Monday, July 21, 2008


I want to give some credit where credit – a modest but very real bit of it – is due. In Sunday’s ‘Boston Globe’ they’ve got a chewy article entitled “Abducted” ( on how ‘amber alerts’ aren’t really very effective although they are great for getting the public worked up. Some of “the only outside scholars to examine the system in depth” have done a study. Which, by the by, says without saying it that most of the ‘science’ and ‘statistics’ given to Us previously were from ‘scholars’ who were benefiting from the system, or at least who were ‘advocating’ for it, it being such a good thing and all.

This ‘outside’ study finds “the statistics” that are usually given out to be “highly misleading”. What they do is to “create a climate of fear around a tragic but extremely rare event, pumping up public anxiety”. My my. Like creating – well – a stampede, maybe. This is treating the public, the citizenry, The People, like cattle. This ain’t American. Very un-American, actually. Kinda Reich-ish, if you get my drift. Ja?

In fact, the study calls it “crime control theatre” and says that “it fits into the wider complaint of some criminologists about crime-fighting measures – often passed in the wake of horrific, highly-politicized crimes that originate from strong emotions rather than from research into what really works.” Emotions such as fear and vengeance, I’d figure.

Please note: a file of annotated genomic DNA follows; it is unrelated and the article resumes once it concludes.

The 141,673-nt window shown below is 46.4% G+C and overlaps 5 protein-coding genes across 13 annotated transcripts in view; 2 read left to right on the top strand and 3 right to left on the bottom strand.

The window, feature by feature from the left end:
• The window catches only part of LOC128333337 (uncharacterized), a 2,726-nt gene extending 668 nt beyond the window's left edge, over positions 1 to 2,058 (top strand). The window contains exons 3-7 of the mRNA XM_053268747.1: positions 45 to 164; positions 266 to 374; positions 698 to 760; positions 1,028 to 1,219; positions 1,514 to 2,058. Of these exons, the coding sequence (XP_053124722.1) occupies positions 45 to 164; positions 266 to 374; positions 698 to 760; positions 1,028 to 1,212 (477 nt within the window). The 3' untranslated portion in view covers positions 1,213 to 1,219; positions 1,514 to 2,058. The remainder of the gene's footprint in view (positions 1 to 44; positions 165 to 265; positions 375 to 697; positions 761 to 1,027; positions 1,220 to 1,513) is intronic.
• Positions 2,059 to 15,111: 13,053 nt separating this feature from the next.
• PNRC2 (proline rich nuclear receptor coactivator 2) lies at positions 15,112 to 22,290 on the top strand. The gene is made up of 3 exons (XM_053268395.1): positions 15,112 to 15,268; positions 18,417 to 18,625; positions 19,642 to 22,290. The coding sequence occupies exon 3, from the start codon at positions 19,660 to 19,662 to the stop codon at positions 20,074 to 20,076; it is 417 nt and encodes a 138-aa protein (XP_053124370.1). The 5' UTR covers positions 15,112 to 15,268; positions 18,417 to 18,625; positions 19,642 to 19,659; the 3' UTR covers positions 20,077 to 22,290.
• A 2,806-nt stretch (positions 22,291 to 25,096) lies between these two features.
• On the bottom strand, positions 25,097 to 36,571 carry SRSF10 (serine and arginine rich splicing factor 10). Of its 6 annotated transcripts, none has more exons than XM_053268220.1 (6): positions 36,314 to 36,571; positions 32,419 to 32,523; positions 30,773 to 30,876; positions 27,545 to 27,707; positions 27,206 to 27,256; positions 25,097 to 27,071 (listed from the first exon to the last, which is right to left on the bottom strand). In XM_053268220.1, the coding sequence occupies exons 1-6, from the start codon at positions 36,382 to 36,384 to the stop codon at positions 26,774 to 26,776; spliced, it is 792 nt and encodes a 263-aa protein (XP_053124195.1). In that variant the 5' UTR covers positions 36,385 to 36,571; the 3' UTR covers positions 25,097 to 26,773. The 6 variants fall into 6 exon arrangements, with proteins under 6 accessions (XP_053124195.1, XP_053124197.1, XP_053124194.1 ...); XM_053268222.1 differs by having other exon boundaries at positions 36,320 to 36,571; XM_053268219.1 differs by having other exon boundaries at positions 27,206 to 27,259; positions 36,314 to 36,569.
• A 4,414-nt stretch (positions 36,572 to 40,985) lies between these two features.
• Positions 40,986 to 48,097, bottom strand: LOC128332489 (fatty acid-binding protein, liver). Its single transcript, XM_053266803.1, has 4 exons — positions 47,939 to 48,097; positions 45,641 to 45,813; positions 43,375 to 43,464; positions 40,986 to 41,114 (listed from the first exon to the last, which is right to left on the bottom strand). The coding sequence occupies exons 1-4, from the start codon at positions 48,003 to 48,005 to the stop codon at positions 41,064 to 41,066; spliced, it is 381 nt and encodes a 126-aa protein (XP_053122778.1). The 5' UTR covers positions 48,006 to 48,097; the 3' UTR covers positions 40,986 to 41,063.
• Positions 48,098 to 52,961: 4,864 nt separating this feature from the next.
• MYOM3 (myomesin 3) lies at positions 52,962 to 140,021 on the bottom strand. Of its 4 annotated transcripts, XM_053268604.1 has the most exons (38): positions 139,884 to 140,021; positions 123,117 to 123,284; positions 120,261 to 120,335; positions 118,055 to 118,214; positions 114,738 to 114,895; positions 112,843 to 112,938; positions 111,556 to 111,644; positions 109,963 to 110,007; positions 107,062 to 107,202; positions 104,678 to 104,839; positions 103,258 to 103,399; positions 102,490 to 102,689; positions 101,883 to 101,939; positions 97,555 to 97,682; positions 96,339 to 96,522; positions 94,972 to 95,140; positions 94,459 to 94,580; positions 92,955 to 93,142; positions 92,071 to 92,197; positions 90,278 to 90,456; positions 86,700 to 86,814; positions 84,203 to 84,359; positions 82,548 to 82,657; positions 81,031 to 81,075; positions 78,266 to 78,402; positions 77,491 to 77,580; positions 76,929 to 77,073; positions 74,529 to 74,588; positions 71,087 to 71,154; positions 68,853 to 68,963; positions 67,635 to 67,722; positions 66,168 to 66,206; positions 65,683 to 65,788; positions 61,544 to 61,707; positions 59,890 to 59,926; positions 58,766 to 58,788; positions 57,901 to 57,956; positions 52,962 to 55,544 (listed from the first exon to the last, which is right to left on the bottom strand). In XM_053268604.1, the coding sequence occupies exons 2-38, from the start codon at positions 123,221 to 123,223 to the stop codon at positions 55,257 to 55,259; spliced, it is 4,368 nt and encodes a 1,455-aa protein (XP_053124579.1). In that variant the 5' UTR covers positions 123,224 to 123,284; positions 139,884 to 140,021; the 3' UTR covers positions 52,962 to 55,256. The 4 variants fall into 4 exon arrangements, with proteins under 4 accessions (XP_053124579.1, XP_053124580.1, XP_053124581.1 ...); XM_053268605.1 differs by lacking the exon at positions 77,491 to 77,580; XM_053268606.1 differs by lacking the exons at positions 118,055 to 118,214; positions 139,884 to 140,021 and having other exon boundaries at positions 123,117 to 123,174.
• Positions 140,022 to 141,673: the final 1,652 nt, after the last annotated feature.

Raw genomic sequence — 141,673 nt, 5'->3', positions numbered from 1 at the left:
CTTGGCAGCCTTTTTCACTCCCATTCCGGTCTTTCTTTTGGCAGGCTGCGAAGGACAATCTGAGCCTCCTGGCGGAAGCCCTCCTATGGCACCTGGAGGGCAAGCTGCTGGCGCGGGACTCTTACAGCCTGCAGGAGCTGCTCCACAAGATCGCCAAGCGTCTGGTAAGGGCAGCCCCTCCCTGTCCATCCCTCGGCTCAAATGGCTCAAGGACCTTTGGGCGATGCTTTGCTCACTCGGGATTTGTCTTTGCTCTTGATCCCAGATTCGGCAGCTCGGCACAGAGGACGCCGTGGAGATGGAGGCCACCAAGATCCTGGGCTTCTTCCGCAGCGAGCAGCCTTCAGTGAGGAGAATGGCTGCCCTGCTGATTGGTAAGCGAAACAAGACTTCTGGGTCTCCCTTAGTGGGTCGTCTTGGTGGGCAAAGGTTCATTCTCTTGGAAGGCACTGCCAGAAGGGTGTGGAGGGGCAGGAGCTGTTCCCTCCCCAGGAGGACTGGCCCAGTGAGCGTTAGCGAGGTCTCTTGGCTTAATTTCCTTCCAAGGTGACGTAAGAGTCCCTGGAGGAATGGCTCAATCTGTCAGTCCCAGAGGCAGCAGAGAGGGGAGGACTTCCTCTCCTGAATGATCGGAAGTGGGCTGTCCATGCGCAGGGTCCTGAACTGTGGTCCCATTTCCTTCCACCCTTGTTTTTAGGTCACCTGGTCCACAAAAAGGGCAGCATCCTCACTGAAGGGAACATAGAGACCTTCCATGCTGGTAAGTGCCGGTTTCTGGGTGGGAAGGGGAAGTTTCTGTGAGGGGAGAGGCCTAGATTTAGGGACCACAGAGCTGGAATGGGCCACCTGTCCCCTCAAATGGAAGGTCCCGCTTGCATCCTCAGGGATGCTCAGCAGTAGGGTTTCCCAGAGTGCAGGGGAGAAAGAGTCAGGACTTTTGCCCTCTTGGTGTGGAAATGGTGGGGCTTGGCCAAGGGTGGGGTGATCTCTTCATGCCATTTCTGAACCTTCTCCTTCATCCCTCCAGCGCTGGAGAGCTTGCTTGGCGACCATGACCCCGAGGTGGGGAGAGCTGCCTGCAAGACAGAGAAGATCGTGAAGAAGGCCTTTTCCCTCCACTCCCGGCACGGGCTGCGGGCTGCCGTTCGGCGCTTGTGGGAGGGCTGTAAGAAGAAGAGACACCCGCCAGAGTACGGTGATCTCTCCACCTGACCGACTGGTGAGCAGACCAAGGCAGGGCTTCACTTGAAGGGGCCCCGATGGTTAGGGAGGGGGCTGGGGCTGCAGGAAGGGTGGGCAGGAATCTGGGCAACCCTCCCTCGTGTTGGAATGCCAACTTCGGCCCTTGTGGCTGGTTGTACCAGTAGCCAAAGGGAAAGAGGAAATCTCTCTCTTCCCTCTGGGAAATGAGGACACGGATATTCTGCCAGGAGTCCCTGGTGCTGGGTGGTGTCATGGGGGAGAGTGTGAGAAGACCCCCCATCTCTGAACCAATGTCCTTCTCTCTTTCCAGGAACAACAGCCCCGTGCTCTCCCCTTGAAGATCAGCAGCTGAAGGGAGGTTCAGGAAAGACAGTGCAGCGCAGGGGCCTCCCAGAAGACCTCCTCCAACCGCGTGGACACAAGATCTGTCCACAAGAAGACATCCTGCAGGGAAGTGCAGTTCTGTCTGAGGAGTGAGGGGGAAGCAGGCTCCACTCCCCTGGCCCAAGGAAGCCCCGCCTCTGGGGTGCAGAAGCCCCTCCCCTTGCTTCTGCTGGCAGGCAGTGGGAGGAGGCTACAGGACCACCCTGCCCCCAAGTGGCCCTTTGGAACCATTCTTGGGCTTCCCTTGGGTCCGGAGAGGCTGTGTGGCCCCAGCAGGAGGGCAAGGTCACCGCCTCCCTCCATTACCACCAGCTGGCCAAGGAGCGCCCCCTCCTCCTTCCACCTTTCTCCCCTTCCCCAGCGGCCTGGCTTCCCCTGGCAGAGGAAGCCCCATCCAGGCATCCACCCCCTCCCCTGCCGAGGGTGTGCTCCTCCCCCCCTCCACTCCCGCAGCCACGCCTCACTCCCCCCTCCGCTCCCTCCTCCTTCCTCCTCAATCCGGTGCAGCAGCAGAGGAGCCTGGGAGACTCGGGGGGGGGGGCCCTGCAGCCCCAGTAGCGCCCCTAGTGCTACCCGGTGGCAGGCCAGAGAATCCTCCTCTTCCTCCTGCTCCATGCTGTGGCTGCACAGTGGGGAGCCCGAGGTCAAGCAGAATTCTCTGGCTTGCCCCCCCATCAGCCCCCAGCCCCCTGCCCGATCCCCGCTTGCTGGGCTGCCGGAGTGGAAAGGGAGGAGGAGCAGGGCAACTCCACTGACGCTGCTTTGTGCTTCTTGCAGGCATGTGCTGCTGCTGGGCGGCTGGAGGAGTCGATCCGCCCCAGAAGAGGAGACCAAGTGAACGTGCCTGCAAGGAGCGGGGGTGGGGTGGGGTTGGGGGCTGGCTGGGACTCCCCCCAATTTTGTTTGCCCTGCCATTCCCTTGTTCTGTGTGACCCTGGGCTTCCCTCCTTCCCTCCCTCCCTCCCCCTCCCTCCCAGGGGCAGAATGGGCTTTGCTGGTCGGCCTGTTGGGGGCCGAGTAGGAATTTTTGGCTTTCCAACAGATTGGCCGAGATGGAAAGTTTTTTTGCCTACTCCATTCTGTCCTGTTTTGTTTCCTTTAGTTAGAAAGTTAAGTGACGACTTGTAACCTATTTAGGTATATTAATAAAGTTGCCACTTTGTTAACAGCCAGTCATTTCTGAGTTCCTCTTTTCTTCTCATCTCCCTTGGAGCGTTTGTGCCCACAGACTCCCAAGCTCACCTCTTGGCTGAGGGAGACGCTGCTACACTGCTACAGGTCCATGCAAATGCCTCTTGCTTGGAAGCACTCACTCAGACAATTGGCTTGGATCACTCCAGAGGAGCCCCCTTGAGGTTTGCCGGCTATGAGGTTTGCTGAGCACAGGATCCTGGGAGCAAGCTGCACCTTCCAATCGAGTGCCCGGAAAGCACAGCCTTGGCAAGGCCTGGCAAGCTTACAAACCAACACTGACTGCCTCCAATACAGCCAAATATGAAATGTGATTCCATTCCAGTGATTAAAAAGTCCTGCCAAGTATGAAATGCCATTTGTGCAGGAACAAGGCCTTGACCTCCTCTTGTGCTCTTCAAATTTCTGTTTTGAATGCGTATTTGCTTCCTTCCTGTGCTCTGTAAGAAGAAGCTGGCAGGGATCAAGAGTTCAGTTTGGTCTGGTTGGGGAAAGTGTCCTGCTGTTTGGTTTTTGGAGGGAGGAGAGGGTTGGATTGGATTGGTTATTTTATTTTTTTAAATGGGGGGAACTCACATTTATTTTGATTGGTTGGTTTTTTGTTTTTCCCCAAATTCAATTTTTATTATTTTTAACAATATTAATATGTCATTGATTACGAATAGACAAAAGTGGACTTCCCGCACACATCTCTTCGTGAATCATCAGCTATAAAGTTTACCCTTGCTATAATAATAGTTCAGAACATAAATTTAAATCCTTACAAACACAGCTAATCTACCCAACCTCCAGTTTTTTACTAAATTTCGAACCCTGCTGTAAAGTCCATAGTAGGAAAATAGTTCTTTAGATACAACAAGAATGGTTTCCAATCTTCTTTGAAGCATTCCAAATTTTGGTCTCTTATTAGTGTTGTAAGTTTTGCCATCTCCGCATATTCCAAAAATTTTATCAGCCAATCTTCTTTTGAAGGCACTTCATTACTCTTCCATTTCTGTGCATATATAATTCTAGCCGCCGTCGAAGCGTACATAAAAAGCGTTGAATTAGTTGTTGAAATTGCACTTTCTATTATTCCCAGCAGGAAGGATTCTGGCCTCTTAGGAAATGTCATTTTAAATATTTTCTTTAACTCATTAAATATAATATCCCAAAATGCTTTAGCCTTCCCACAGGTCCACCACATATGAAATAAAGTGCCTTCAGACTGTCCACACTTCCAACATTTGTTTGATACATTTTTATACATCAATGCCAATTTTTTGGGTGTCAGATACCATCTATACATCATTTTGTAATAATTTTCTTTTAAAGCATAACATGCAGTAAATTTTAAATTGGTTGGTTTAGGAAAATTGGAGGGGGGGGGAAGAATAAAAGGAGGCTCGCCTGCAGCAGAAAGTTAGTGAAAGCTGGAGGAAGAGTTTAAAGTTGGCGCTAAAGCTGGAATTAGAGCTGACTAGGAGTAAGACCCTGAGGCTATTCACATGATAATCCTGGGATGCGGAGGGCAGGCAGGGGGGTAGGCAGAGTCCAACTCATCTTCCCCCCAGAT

“Whether it’s child sex offender registries or ‘three-strikes’ criminal sentencing rules, these policies, critics warn, can prove ineffective, sometimes costly, and even counterproductive, since they heighten public fears and distract from threats that are at once more common and more tractable.” Such “politically expedient solutions … look good but do very little to solve the problem.” Kudos to the scholars and to the reporter, Drake Bennett. Although I’d add that the process of American justice (and it is a great Gift to the world) is still not a certain finder-of-truth on its best days, and during times of stampede the chances of its making mistakes are greatly increased.

And, I guess, if you’re really sure your pacemaker is up to it, imagine such stampedes taking place in the military system, where Outcome trumps Process as a matter of very very well-enforced institutional philosophy. Oy. That’s the same military justice system, by the by, that is creeping into actual Constitutional justice-process as We speak.

I’d also add that those “child sex offender registries” are actually registries for anybody convicted even of taking a wizz in the woods. It has always been a cagey stratagem of the thing that while ‘children’ were store-fronted, the actual machinery in the back was casting a much wider net.

The genuine academic criminology folks - as opposed to the make-a-buck, surf-the-wave, cottage-industry, 'expert' crowd - are quoted at length and substantively. When you read such documents as Amicus Briefs you find that they’ve been reporting their work all along, but the media have for the most part ignored them, very selectively, in favor of the faux-‘experts’ who help enable the stampede. This fake 'science', by half-trained 'professionals' with their own 'think tanks' has helped fuel wayyy too much of the revolutionary agenda, feminist and victimist.